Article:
Abstract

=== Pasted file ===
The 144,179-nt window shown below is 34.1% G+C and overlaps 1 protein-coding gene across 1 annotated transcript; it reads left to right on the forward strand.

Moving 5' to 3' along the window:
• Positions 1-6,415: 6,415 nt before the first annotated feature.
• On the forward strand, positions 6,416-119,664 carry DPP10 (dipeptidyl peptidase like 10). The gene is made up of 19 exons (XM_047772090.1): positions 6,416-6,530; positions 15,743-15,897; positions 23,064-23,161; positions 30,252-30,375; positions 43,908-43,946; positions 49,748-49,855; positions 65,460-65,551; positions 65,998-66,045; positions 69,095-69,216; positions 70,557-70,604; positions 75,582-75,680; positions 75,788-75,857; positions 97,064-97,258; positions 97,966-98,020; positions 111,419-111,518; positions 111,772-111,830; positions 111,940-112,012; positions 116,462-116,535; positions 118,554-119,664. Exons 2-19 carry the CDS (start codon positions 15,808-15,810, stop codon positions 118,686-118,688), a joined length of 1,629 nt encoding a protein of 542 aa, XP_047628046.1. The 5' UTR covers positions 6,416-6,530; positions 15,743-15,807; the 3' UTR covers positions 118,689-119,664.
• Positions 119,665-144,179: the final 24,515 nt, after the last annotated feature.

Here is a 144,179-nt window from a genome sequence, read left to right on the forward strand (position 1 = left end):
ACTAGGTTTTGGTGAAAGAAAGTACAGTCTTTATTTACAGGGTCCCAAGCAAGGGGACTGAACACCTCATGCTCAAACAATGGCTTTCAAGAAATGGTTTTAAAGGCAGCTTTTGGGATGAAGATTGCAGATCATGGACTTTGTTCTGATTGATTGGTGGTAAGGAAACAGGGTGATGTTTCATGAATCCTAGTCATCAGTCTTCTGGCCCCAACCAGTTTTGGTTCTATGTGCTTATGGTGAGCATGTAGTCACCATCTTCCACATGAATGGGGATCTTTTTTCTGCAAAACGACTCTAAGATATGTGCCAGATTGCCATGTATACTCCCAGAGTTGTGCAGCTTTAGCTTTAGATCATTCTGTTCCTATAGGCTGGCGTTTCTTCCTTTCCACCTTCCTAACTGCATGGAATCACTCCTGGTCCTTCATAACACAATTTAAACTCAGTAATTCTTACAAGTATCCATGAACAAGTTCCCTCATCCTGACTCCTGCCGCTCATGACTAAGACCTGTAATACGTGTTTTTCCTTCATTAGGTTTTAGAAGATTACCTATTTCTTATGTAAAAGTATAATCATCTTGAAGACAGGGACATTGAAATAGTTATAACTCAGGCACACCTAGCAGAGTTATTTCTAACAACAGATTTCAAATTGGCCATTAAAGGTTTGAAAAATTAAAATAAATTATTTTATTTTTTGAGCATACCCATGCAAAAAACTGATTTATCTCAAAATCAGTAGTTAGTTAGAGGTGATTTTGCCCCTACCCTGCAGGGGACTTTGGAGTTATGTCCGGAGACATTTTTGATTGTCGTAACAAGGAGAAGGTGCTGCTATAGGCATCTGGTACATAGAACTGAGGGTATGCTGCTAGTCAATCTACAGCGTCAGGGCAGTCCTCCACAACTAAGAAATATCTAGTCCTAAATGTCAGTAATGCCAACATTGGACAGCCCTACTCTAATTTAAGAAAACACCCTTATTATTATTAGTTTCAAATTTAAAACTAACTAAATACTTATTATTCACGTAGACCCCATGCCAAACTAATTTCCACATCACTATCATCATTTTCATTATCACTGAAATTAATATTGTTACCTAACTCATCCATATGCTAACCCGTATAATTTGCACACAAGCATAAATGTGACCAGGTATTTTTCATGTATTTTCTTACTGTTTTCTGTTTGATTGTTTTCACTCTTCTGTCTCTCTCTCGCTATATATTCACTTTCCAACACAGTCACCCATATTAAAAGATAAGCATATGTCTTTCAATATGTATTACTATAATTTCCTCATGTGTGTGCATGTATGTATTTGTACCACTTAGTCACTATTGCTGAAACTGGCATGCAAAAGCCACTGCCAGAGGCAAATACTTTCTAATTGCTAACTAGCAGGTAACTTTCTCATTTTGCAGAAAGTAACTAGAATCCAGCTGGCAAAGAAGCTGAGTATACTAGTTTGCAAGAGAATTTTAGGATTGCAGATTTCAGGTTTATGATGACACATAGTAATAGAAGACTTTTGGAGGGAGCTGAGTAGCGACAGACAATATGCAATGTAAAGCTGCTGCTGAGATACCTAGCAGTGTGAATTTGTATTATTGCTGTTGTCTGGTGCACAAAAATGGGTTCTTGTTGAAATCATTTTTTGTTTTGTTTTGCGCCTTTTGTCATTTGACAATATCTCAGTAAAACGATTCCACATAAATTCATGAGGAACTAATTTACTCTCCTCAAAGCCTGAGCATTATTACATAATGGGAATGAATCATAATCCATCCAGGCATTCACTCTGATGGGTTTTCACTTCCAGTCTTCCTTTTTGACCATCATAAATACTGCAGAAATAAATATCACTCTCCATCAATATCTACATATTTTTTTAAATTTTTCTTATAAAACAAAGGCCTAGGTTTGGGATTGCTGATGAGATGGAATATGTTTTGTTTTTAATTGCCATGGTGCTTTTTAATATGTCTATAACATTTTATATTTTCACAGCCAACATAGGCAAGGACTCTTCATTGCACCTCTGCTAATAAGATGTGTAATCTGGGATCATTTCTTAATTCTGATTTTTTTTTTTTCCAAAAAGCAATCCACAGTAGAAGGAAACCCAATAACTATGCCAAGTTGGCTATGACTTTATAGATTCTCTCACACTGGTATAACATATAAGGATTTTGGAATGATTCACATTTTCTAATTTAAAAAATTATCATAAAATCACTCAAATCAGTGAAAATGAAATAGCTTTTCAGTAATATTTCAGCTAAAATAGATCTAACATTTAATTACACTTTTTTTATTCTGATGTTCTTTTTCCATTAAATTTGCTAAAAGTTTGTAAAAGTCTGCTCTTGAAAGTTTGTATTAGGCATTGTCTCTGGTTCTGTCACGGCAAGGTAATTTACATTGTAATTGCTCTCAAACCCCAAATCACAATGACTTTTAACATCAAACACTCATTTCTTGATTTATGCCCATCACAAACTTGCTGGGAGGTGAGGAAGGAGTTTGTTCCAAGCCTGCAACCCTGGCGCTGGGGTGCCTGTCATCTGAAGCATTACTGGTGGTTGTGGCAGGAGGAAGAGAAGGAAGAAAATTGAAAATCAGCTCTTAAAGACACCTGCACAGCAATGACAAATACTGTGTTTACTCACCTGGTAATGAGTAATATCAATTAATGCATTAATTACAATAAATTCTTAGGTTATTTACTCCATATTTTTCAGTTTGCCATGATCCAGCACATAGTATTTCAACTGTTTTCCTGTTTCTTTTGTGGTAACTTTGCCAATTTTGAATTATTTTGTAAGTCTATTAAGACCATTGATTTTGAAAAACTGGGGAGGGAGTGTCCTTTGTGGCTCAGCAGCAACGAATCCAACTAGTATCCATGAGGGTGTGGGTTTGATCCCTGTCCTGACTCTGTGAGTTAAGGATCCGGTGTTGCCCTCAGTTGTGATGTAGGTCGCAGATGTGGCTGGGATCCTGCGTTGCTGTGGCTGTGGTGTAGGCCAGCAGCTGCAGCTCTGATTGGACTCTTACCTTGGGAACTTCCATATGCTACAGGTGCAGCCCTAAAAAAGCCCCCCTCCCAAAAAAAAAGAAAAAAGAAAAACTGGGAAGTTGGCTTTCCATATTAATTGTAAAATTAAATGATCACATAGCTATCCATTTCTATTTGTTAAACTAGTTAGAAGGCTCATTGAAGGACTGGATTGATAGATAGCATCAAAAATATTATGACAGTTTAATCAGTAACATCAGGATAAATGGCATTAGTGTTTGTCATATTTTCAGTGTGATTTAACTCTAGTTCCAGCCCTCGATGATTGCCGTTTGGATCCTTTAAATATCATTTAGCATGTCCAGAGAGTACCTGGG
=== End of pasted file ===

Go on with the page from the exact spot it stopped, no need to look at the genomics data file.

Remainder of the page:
The eastern margin of the Yucca Flat basin, in southern Nevada, is bounded by north-northwest-striking tilted fault blocks of the Halfpint Range whose strikes curve as much as 90° clockwise into east-northeast strikes in the French Peak-Massachusetts Mountain (FPMM) area. This pattern of arcuate structures has been attributed to clockwise drag along a postulated northwest-trending, right-lateral shear zone. The flexure model implies that rocks within the FPMM area were rotated strongly clockwise about a vertical axis. Directions of remanent magnetization of the middle Miocene Ammonia Tanks and Rainier Mesa Members of the Timber Mountain Tuff and of the Topopah Spring Member of the Paintbrush Tuff indicate no systematic vertical-axis rotation in the FPMM area and disprove the flexure model. After tilt correction, declinations of 29 site means obtained from the three ash-flow sheets in the FPMM area are not systematically different than declinations of 17 site means from the Halfpint Range or declinations of 16 site means from little-deformed mesa areas to the west. The paleomagnetic data thus indicate that structures in the FPMM area initiated with arcuate trends and were not originally straight elements that were rotated by right-lateral drag. The structures probably formed under the influence of spatially variable stress fields. The FPMM area lies in an accommodation zone between domains of oppositely tilted extensional fault blocks. Interaction between stress fields associated with propagating normal-fault zones may have been responsible for the arcuate structures in the FPMM area.

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